Back to Back Issues Page
A Follow Up with Rehabilator, Tracy
August 20, 2012
Hi,

A wonderful week weather wise.

For early October that is.

I must say, for a while it was refreshing.

However, I'm am not ready for night time temperatures in the 40's

Good sleeping weather, but not just yet.

Much of Michigan did indeed experience these cool temperatures Saturday and Sunday AM.

The recent rain has given everything a growth spurt, or so it seems.

Especially the lawns.

Bird activity continues.

Feeder birds continue to drain the wallet, Hummers are as busy as can be and a few fights emerge.

Now the air is filled with the sights and sounds of fledged Gold Finches.

(I love that sound.)

(Tracy's young Eastern Bluebirds)

Certain things in the flower beds look a bit rough.

Moss roses have run their curse,

Coneflowers look a bit haggard.

As do a few other things.

Still, I have lots still in bloom and looking good.

Phlox, Rudbeckia, Agastache, some Monarda, Hibiscus, Helenium, and few other perennials.

Perovskia (Russian sage) is looking real
good right now.

So is the Black and Blue Salvia.

Yes, I still have a few non natives growing.

Toss in many annuals like Red Salvia, Zinnias, Marigolds, Asters, Sweet Allysum, and there is still plenty of color for me to enjoy and plenty to attract pollinators.

I seem to lack butterflies, but hummers are very busy, as are the bees and flies.

(Young Barn Swallows.)

Veggie Gardens up north are at or past their peak, unless you have several plantings of crops like sweet corn to keep you going.

Fall lettuce is planted and growing, you may still have some time in northern climates for a fall lettuce crop.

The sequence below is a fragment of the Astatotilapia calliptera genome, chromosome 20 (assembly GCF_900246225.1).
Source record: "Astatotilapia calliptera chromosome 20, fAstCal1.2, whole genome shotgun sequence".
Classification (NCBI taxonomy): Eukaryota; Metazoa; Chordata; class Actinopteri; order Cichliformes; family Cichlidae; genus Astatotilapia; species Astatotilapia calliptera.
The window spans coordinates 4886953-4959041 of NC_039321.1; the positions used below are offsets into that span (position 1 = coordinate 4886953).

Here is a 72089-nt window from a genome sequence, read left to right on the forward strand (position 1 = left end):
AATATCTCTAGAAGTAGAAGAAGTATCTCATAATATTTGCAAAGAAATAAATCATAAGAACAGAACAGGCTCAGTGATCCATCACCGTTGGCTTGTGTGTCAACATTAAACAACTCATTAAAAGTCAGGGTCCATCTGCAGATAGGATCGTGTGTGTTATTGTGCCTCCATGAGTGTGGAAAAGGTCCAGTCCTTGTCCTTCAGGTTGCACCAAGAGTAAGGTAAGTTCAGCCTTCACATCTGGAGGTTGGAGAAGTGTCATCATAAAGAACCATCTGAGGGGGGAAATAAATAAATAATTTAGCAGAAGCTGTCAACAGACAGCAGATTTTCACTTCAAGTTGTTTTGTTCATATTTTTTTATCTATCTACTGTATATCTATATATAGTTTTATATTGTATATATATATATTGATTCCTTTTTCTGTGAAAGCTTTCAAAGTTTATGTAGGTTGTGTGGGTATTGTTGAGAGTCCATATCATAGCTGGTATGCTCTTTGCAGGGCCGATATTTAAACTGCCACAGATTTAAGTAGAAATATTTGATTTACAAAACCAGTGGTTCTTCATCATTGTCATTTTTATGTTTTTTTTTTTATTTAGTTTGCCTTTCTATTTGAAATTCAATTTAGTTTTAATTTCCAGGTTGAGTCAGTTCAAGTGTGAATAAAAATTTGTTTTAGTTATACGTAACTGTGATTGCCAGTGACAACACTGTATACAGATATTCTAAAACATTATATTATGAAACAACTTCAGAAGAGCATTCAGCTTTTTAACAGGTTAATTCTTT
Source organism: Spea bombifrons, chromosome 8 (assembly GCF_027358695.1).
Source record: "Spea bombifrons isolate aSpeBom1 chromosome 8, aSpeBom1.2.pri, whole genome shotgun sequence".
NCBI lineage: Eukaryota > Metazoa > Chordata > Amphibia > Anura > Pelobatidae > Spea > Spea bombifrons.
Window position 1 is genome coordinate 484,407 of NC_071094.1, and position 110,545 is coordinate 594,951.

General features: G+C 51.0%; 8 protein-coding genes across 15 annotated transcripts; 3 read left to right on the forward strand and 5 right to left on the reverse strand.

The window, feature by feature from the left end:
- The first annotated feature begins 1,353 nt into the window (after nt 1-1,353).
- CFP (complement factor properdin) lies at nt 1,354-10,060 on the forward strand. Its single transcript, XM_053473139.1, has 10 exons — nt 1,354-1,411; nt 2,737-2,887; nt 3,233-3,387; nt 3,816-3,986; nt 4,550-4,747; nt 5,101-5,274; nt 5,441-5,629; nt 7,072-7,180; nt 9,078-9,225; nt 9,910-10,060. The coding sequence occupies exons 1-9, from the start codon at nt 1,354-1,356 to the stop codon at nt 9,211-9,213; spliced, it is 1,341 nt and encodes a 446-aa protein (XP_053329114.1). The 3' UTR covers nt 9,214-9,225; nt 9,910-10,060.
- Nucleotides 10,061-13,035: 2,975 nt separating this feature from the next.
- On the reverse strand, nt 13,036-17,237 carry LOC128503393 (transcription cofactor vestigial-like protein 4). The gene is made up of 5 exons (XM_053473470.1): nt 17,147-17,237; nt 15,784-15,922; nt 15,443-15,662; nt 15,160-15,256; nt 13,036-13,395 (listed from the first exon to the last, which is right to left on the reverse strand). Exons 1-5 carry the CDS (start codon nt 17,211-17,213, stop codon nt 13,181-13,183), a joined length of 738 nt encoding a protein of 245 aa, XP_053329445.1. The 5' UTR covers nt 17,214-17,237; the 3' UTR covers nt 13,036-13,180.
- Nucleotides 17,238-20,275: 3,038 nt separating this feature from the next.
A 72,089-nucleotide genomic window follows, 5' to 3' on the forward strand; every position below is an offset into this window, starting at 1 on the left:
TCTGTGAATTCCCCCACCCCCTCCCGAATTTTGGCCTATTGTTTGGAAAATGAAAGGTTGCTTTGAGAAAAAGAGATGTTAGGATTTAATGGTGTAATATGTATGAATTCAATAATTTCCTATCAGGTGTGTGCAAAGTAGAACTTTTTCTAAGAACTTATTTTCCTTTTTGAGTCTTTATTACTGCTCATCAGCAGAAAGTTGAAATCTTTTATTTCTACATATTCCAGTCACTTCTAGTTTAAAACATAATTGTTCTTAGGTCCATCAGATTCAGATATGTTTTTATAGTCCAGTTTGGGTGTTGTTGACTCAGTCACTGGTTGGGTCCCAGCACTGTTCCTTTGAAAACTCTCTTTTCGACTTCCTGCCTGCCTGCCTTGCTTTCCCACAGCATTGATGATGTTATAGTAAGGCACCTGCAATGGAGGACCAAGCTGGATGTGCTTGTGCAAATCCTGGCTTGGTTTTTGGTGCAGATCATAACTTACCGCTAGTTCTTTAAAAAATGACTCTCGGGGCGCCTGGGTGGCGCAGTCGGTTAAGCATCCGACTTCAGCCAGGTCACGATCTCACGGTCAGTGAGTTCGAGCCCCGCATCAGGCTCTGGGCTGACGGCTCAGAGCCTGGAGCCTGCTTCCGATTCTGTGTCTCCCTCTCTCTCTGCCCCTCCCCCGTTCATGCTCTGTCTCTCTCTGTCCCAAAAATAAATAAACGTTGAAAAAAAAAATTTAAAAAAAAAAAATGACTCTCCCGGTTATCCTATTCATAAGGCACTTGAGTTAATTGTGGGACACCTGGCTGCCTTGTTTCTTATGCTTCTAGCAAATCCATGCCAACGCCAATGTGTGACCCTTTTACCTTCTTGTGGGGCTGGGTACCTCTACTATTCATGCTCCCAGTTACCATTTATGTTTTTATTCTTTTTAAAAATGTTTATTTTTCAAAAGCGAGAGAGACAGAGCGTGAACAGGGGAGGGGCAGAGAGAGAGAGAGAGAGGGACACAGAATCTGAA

Warmer climates, get going and growing on
fall crops while you still have the chance.

My tomatoes had a rough go of it earlier this year and are just now started to produce for me.

Oh, the plants look good, simply a month behind.

The single Tomatoberry plant finally gave up and died.

An early battle with late blight was too much for it.

I have more peppers than I can handle.

Summer squash are on their second wave as I attempt to keep powdery mildew in check.

My sickly cucumbers are also on a sort of come back.

If you recall earlier this summer I mentioned my struggle with spider mites.

Along with the heat and dry weather, the mites thrived, ravaging my Cucumbers.

I was trying just about everything I could use.

From organic sprays to 'Liquid Sevin'.

Now here is something I learned once before but forgot about.

(Once I stopped working in garden centers, etc. I stopped using certain words and practices. How quick we can forget what we've learned.)

Here I am, a so called expert, "Michigan Certified Nurseryman".

And I forget a simple thing.

Mites aren't insects, they are related to the arachnid family.

Thus the name 'Spider Mite'.

Regular insecticides wont touch them.

No wonder they continued to reproduce and drive me crazy.

I needed a chemical like 'Pyrethrin' or 'Malathion' to deal with and control mites.

Not a big fan of chemicals, but sometimes you gotta do what you gotta do.

Lock this away in your memory banks,

Next time you have issues with any kind of mites, you need to break out some bigger guns.

Lesson Learned for me.

I also learned, that mites thrive in the hot and dry weather and some stiff water sprays help.

(Baby Chickadee)

A couple weeks ago in 'Gardening for Wildlife, newsletter was a talk with a rehabilitator.

Tracy Brewer of New Richmond, Ohio.

Today is a bit of follow up on her and from her and her birds.

I also want take the time to thank all of you for allowing me to bring this subject to you and the
donations that help Tracy and other Rehabilitators.

Through all of our efforts, our diminutive, song birds and beloved hummers get a chance at life.

Enjoy.

(Carolina Wren babies.)

Some of you have commented and even wished to help Tracy with here rehab center for our backyard avian friends.

Just for you, I do have a follow up from Tracy and a few more of her pictures for you to enjoy.

Howdy Ron...

I kept saying to myself....
" I'll write Ron tonight after I am done for the day ".......but every ' tonight' I was so exhausted or the phone would ring and it would be another bird call....so ' tonight ' never came.